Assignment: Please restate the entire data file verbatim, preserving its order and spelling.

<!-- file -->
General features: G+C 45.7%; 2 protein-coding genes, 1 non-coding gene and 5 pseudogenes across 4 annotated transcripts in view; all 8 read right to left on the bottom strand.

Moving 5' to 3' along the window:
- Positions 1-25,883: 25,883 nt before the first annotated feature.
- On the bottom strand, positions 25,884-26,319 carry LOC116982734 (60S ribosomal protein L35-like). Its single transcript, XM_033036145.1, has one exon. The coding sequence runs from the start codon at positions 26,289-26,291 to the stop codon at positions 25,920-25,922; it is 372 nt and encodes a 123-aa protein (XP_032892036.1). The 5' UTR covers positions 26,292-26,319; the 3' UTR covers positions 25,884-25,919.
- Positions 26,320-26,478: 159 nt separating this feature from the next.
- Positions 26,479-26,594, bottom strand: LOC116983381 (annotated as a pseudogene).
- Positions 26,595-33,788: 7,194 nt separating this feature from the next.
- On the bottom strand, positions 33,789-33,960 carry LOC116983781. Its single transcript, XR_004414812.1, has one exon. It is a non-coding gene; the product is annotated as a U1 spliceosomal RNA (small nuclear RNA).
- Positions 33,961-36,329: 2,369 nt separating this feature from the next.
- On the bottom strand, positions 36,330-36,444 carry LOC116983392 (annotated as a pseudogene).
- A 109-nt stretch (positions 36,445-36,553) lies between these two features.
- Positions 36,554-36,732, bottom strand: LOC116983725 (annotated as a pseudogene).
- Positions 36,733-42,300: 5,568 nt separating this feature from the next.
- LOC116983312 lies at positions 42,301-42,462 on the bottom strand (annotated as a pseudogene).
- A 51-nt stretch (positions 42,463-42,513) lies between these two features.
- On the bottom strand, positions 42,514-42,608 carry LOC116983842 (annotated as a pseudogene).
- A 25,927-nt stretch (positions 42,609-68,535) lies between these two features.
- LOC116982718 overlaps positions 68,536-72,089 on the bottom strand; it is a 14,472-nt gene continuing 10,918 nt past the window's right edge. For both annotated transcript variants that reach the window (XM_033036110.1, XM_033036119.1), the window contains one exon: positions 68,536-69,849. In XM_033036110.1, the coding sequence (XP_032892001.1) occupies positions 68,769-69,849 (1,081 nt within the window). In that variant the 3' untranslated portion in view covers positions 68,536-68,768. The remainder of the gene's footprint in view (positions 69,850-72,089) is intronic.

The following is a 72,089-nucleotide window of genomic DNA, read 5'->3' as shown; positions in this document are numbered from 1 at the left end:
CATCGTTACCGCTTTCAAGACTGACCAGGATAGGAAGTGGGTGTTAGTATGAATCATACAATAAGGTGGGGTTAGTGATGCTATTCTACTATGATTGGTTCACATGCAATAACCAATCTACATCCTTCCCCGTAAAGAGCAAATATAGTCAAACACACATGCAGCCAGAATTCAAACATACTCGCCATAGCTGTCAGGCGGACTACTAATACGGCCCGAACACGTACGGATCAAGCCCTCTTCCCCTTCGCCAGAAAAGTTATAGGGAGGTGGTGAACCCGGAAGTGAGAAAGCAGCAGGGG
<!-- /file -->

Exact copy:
General features: G+C 45.7%; 2 protein-coding genes, 1 non-coding gene and 5 pseudogenes across 4 annotated transcripts in view; all 8 read right to left on the bottom strand.

Moving 5' to 3' along the window:
- Positions 1-25,883: 25,883 nt before the first annotated feature.
- On the bottom strand, positions 25,884-26,319 carry LOC116982734 (60S ribosomal protein L35-like). Its single transcript, XM_033036145.1, has one exon. The coding sequence runs from the start codon at positions 26,289-26,291 to the stop codon at positions 25,920-25,922; it is 372 nt and encodes a 123-aa protein (XP_032892036.1). The 5' UTR covers positions 26,292-26,319; the 3' UTR covers positions 25,884-25,919.
- Positions 26,320-26,478: 159 nt separating this feature from the next.
- Positions 26,479-26,594, bottom strand: LOC116983381 (annotated as a pseudogene).
- Positions 26,595-33,788: 7,194 nt separating this feature from the next.
- On the bottom strand, positions 33,789-33,960 carry LOC116983781. Its single transcript, XR_004414812.1, has one exon. It is a non-coding gene; the product is annotated as a U1 spliceosomal RNA (small nuclear RNA).
- Positions 33,961-36,329: 2,369 nt separating this feature from the next.
- On the bottom strand, positions 36,330-36,444 carry LOC116983392 (annotated as a pseudogene).
- A 109-nt stretch (positions 36,445-36,553) lies between these two features.
- Positions 36,554-36,732, bottom strand: LOC116983725 (annotated as a pseudogene).
- Positions 36,733-42,300: 5,568 nt separating this feature from the next.
- LOC116983312 lies at positions 42,301-42,462 on the bottom strand (annotated as a pseudogene).
- A 51-nt stretch (positions 42,463-42,513) lies between these two features.
- On the bottom strand, positions 42,514-42,608 carry LOC116983842 (annotated as a pseudogene).
- A 25,927-nt stretch (positions 42,609-68,535) lies between these two features.
- LOC116982718 overlaps positions 68,536-72,089 on the bottom strand; it is a 14,472-nt gene continuing 10,918 nt past the window's right edge. For both annotated transcript variants that reach the window (XM_033036110.1, XM_033036119.1), the window contains one exon: positions 68,536-69,849. In XM_033036110.1, the coding sequence (XP_032892001.1) occupies positions 68,769-69,849 (1,081 nt within the window). In that variant the 3' untranslated portion in view covers positions 68,536-68,768. The remainder of the gene's footprint in view (positions 69,850-72,089) is intronic.

The following is a 72,089-nucleotide window of genomic DNA, read 5'->3' as shown; positions in this document are numbered from 1 at the left end:
CATCGTTACCGCTTTCAAGACTGACCAGGATAGGAAGTGGGTGTTAGTATGAATCATACAATAAGGTGGGGTTAGTGATGCTATTCTACTATGATTGGTTCACATGCAATAACCAATCTACATCCTTCCCCGTAAAGAGCAAATATAGTCAAACACACATGCAGCCAGAATTCAAACATACTCGCCATAGCTGTCAGGCGGACTACTAATACGGCCCGAACACGTACGGATCAAGCCCTCTTCCCCTTCGCCAGAAAAGTTATAGGGAGGTGGTGAACCCGGAAGTGAGAAAGCAGCAGGGG